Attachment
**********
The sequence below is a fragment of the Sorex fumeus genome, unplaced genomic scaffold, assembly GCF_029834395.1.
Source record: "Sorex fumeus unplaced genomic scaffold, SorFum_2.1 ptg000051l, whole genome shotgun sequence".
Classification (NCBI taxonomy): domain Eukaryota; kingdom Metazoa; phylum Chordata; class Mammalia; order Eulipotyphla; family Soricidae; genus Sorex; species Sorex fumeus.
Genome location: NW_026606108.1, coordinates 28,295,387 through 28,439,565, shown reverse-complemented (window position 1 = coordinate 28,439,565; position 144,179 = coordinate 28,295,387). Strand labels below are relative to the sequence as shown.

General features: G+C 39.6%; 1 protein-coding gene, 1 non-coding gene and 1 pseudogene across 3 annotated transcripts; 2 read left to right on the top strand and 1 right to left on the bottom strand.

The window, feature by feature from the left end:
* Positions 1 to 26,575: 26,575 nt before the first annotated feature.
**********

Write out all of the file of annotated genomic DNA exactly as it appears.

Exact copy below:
The sequence below is a fragment of the Sorex fumeus genome, unplaced genomic scaffold, assembly GCF_029834395.1.
Source record: "Sorex fumeus unplaced genomic scaffold, SorFum_2.1 ptg000051l, whole genome shotgun sequence".
Classification (NCBI taxonomy): domain Eukaryota; kingdom Metazoa; phylum Chordata; class Mammalia; order Eulipotyphla; family Soricidae; genus Sorex; species Sorex fumeus.
Genome location: NW_026606108.1, coordinates 28,295,387 through 28,439,565, shown reverse-complemented (window position 1 = coordinate 28,439,565; position 144,179 = coordinate 28,295,387). Strand labels below are relative to the sequence as shown.

General features: G+C 39.6%; 1 protein-coding gene, 1 non-coding gene and 1 pseudogene across 3 annotated transcripts; 2 read left to right on the top strand and 1 right to left on the bottom strand.

The window, feature by feature from the left end:
* Positions 1 to 26,575: 26,575 nt before the first annotated feature.